Jackin' The PC
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Having played through the entire game of Grand Theft Auto San Andreas on the PS2, it is only natural that I wanted to see how the PC version fared.
In general, I enjoy the PC version of the GTA series more than I do the PS2 ones. Not that the PS2 games are bad or anything, but having grown up as it were playing PC games, the controls are generally easier for me to pick up. But Rockstar knows that GTA 3 was a little bit difficult to play on the PS2, and smarty changed the difficulty levels for Vice City and San Andreas. So almost anyone can get through the game on the PS2 now. Not that the missions aren't a challenge, but you won't run into any impossible ones.
The PC version of the game follows the same storyline with hero (anti-hero) CJ flying back into a virtual LA (San Andreas) to burry his mother after leaving the hood and living, apparently within the law, for the past five years. If anyone has seen the movie Boyz in the Hood, you will quickly notice a lot of plot similarities.
Of course a lot has changed in five years and you quickly realize that your Grove Street family is no longer in control of very much of anything anymore. Besieged on all sides by rival gangs and blackmailed into working for crooked police, CJ pretty much has no choice but to become a bad guy. I think that is what really drew me to the game in the first place. Sure, you are running around doing very bad things, but in a way you are doing them for noble reasons: protecting your family and setting things right.
Of course the PC version of the game features all the car jacking and murder of the PS2 version. The only real difference here is that even on a fairly basic system, our test machine has a 2.5GHz processor and a 256M video card, the performance is a lot better than what you will find on the PS2. And the there is almost no load time, something the PS2 has trouble with.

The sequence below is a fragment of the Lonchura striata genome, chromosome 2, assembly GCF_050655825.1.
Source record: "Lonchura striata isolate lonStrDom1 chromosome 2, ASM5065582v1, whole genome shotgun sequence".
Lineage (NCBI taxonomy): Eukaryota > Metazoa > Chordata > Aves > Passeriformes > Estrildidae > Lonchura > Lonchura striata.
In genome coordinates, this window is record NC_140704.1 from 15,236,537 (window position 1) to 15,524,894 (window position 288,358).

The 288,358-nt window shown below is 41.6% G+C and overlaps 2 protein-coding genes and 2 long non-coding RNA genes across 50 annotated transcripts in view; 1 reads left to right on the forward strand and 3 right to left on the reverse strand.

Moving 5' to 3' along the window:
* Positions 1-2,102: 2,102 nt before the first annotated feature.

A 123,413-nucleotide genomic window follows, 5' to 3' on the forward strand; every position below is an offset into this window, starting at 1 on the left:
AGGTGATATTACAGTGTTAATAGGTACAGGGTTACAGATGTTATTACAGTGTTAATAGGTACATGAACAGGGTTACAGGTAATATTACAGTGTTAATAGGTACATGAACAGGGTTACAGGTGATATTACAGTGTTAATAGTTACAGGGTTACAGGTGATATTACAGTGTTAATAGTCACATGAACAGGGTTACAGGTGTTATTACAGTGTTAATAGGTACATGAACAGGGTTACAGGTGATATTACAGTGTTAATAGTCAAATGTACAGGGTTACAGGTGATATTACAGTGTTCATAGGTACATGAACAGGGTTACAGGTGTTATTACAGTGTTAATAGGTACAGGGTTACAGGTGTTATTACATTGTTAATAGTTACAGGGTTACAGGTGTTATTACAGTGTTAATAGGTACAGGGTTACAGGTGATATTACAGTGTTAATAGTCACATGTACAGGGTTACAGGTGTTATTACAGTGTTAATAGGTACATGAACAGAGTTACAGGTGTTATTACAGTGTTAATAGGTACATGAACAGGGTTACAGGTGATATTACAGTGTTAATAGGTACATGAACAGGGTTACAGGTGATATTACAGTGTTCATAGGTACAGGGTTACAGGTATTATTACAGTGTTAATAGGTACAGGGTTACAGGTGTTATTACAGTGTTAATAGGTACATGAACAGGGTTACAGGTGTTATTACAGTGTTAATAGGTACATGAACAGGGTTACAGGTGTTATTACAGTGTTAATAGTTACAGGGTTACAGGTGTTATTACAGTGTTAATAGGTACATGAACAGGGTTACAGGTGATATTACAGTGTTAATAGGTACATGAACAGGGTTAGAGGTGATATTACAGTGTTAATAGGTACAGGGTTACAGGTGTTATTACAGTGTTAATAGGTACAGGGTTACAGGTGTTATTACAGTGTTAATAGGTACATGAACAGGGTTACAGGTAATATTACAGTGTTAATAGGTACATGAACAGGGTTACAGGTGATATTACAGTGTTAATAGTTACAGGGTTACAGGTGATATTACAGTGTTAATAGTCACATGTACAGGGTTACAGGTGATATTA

That said, the game is pretty much a straight port. Unlike games that are designed for the PC, the graphics are not going to be the greatest. They seem a bit sharper and you can read signs better than on the PS2, but in general, compared to a straight PC title, the graphics are nothing to write home about. They are good, but not the greatest thing you will ever find.
The audio is awesome, just like the PS2 title. And you can add your own tunes to the mix, which is a wonderful feature that was also included in the PC version of GTA: Vice City. There is nothing quite like cruising through the ghetto in your pimped out ride blasting Mozart out the window, or Dancing Queen by Abba. I know they can't, but I would swear the computer AI people do double takes when I zoom by them now.
But for me, the best feature of the computer game is the precision control. When you hold down the right mouse button, you aim your gun and can see a little targeting reticule. Since I am very good at PC shooters and mouse control, I pretty much own the streets. If a bunch of gang bangers are chasing me, I spin around and let loose with several headshots, which stops them in their tracks. This is a move I could have never performed on the PS2 and opens up a host of sniper-like attacks, even with standard weapons.
All in all, the PC version of the game is a quality title, right down to the amazing packaging that includes a book about the different cities you will visit and even a guide as to the fat content in the different foods you eat, so know if your character is going to get to fat if he eats too many chicken buckets or large pizzas.
Also, it's extremely easy to add the much touted "hot coffee" mod into the game on the PC. So if you want to add sex into the mix with all the violence, you can do so quite easily. Just make sure you get one of the older PC versions of the game before they started restricting the ability to add in the coffee mod. And really, who does not like a little - ahem - coffee once in a while?
The PC version of GTA steals a respectable 4 + GiN Gems.
John Breeden II is the Chief Editor of GiN. While a forward thinking man he admits to a fondness for older video games. You should have seen him at Videotopia. John can be contacted at : email@example.com.